Cigna’s pharmacy benefits management (PBM) arm unveiled the first group of digital therapeutics (DTx) included in its digital health formulary — and it chose products developed by some of the biggest names in the DTx business, per MobiHealth News. For context, Express Scripts announced in May that it would create a digital health formulary to help its health plan clients wade through vetted digital tools — the same way they’re able to parse through drug options via drug formularies. And while it was the first, Express Scripts isn’t the only PBM looking to facilitate DTx adoption: CVS Caremark launched a similar initiative in June.

Express Scripts’ first class of DTx products are primed to help its payer clients offset spending on costly chronic conditions. After sifting through about 70 digital health companies to work with, Express Scripts landed on Livongo, Omada, Propeller Health, Welldoc, SilverCloud Health, and Live to Learn. Together, their digital management solutions and treatments cover the most common chronic illnesses — including diabetes, asthma, hypertension, and anxiety — which are major drivers of the estimated $3.3 trillion the US is spending on chronic disease in 2019. Because a large chunk of that spending is shouldered by payers, the ability to bulk up health plans with tools that hold promise for alleviating these conditions and their symptoms — often for a sliver of the price of traditional meds — will likely be embraced by Express Scripts clients.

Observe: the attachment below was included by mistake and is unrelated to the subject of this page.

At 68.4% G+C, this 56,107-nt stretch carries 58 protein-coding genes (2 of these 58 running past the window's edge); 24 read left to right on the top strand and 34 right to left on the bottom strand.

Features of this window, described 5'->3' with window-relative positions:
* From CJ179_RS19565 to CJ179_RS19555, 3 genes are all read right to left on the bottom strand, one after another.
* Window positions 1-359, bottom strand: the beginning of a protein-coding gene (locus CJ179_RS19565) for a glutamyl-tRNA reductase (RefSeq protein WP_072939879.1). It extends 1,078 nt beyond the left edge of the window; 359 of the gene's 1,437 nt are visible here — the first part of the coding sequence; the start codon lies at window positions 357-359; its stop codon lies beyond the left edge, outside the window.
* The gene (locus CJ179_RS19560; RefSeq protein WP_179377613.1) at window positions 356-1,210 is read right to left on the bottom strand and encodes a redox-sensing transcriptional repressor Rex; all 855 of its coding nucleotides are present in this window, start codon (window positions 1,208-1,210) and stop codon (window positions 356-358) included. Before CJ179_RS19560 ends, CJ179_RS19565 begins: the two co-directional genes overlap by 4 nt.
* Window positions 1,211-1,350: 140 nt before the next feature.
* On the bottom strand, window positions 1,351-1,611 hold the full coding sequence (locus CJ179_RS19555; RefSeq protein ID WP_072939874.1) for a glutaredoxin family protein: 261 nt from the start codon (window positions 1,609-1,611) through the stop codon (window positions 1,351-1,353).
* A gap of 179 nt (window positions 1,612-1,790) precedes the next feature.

But as Express Scripts and the likes incorporate DTx tools into their formularies to stoke adoption, they may create a wider gap in market share between notable DTx startups and their smaller counterparts:

  • Express Scripts is placing its bets on some of the most prominent players in the DTx space. And the players Express Scripts has included in its forumulary will likely enjoy a hefty bump in enrollment thanks to the PBM’s massive footprint: It controls nearly one-quarter of the PBM market, and boasts a network of over 83 million members. This will further solidify its selectees’ already established market positions: Livongo, Omada, Propeller, and Welldoc are among the US’ top DTx providers by total amount of funding received and have struck deals with entrenched healthcare players to spur commercialization and adoption. Livongo expects is recent deal with the Federal Employees Health Benefits Program — its largest contract to date — will afford it 45,000 new members, whereas Propeller’s tie-up with Aptar grants it access to the pharmaceutical company’s customer base, for example.
  • This means smaller players new to the DTx scene may get overlooked — which could detriment their ability to scale. When Express Scripts and CVS Caremark revealed their plans to facilitate digital health adoption among payer customers and their members, DTx providers looking to grow were likely excited at the prospect of earning spots: Driving enrollment is a major hurdle for DTx developers — and, because most operate under a business-to-business-to-consumer model, scoring tie-ups with industry incumbents is key. And, recently, we’ve seen pharma companies that previously demonstrated huge interest in the space backpedal on partnerships and investments — calling into question whether relying on pharma as a channel of growth is sustainable for DTx firms looking to scale. But if PBMs are only tapping players that have already accrued quite a bit of business and mindshare in the digital health realm, we might see the gap between these companies and smaller, newer ones widen.